From a great deal of pondering over all my previous negative behavior, I began to see some mottos I had adopted early in my life. It was easy to find the ‘Be Strong’ that I decided would protect me from punishments like that I received from the crying incident. And my ‘Be Strong’ also kept me from shedding tears over much sadness that warranted them.
It took a while before I saw the other mottos. ‘Be Right’ was surely the one that had kept me from ever apologizing to my family. ‘Be Powerful’ fed my need to be in control of everything possible.
I had no idea, however, that my mottos were so evident to others outside my family. After my Humpty Dumpty transformation experience, I had an opportunity to visit with an elderly gentleman who had been a member of the Worship Committee at my church when I had been the chair. When I told him I felt like I was a completely different person from the one I had been for decades, he replied, “Well, I hope so. I decided in that committee that I didn’t want to be on your train or in the way of it!.” We both laughed at his insight and I appreciated his revelation.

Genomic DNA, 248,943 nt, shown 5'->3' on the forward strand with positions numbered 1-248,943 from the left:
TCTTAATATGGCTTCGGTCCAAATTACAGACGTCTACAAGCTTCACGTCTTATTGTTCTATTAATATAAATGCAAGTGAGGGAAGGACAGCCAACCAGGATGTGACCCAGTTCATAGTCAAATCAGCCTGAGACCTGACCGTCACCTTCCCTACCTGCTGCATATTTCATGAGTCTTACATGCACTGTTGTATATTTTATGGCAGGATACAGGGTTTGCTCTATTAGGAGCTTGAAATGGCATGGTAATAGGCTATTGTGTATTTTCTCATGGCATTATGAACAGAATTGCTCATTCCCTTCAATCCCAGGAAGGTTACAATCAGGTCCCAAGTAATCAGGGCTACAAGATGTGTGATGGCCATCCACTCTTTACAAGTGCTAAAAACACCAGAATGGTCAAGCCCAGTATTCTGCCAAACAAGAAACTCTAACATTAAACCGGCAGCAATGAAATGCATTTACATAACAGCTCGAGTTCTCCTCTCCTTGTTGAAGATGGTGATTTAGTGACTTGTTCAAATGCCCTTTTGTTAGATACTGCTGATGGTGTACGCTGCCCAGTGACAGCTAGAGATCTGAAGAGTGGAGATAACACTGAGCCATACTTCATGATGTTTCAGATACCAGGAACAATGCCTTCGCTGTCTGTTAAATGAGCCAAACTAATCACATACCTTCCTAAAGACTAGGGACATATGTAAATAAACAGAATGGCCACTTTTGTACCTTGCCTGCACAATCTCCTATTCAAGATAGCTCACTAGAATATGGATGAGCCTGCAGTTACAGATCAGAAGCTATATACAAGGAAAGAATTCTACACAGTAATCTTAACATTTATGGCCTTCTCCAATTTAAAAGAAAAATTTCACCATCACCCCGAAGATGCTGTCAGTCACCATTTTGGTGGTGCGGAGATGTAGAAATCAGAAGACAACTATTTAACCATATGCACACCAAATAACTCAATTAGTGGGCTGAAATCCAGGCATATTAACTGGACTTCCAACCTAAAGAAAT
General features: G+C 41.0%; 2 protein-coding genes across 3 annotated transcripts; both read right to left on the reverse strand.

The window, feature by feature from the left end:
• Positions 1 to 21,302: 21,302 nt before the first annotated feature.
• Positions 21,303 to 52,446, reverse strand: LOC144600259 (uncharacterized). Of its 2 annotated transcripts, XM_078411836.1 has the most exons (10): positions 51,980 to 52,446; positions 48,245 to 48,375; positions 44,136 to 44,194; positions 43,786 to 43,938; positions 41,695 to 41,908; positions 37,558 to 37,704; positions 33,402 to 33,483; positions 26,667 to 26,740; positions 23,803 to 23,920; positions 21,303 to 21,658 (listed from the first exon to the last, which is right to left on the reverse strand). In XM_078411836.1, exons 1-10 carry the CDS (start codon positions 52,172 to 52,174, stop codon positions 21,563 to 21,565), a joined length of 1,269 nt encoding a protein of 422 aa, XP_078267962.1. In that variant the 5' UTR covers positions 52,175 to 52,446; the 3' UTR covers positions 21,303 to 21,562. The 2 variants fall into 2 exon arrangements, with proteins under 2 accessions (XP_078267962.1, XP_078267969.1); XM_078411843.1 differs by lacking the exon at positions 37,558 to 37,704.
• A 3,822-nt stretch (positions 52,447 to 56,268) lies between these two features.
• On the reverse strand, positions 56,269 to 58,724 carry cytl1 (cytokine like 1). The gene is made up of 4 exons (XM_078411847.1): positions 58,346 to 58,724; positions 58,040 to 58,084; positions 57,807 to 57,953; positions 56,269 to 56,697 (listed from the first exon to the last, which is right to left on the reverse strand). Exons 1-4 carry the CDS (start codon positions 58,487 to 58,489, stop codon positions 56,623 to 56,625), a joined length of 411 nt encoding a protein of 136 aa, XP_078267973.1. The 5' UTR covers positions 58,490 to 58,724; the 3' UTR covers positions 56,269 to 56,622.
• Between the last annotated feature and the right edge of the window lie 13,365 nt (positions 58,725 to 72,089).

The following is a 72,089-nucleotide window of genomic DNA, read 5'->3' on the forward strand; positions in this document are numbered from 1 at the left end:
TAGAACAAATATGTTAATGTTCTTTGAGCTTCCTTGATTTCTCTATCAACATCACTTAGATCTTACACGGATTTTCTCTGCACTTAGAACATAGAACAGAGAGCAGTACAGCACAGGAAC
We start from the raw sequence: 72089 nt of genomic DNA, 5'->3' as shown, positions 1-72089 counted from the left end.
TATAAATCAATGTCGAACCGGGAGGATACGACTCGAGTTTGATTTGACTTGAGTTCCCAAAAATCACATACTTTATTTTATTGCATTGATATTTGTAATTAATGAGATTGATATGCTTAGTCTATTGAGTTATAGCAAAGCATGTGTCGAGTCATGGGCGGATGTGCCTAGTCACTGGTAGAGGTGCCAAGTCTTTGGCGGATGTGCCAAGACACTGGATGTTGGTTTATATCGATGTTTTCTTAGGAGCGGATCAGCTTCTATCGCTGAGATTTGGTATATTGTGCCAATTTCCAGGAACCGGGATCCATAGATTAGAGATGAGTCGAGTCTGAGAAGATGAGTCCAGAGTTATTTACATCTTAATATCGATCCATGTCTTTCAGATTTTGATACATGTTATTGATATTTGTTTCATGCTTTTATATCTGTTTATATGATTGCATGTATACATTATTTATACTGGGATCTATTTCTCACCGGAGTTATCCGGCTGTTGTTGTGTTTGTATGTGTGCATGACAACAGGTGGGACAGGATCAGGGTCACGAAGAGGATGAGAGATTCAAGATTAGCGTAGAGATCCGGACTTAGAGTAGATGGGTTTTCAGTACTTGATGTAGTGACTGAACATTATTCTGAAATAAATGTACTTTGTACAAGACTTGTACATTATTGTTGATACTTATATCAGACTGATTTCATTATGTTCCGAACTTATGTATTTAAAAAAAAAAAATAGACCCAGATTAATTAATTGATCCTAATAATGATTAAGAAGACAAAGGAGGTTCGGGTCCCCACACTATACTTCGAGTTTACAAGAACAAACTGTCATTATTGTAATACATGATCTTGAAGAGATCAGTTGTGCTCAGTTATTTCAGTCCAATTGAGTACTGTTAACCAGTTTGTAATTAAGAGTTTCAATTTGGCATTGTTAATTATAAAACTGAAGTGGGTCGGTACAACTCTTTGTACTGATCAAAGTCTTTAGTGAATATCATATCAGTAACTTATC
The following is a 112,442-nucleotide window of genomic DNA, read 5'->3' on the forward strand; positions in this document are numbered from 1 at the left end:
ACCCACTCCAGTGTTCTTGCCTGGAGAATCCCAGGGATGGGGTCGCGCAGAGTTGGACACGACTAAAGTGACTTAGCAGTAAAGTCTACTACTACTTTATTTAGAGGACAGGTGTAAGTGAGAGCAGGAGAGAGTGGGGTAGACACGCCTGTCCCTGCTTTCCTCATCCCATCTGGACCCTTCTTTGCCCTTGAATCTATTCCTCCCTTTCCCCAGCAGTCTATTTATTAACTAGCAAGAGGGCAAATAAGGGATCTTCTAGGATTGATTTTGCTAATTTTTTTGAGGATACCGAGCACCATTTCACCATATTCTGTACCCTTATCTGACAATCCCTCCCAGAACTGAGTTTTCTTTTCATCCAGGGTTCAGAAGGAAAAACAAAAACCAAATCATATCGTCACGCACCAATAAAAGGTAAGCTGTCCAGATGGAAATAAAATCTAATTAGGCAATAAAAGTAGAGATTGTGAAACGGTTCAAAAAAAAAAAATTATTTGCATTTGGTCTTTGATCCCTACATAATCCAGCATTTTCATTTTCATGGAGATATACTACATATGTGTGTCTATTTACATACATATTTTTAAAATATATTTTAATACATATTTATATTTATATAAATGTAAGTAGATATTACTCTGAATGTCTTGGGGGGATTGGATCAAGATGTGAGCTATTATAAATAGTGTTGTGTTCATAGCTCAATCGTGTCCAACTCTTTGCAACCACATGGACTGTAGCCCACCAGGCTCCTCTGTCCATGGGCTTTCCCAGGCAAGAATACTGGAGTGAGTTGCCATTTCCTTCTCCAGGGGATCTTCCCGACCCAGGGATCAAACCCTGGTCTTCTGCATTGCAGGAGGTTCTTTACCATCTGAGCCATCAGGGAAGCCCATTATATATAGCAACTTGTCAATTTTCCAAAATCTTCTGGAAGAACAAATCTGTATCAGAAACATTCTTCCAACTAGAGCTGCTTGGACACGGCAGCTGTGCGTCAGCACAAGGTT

My conviction is that no matter how we are perceived to the contrary, the mottos we choose for ourselves are our best attempts to improve on ourselves–make ourselves into good people–the best we can be.
My mother gave me a motto at a young age–‘Don’t Embarrass the Family.’ It is only just now obvious to me that her embarrassment at my three-year-old crying incident was the deciding factor. Throughout my growing up, she often reminded me of this directive. There must be something in my personality that continued to make my family fear I would do something that reflected badly on them because one of my sons seemed at an early age to give me the same motto. Or maybe the mottos we give others are merely projections of facets of our personality we haven’t adequately dealt with.
Paradoxically, our mottos need to be given up in order for them to be authentically incorporated into our personality. The ‘giving up’ manifests itself in the opposite of the motto. In my three-day crisis, there was nothing strong or powerful about me. I experienced just the opposite. And in my Great Confession I admitted all the ‘not rightness’ (unrighteousness?!) about myself. Only after the crisis did I emerge with a genuine strength and sense of power that I never had before.
My motto now is simply ‘Be.’ And I think the same is intended for everyone. Out of the essence of our authentic Being emerges a wholeness that needs no other mottos.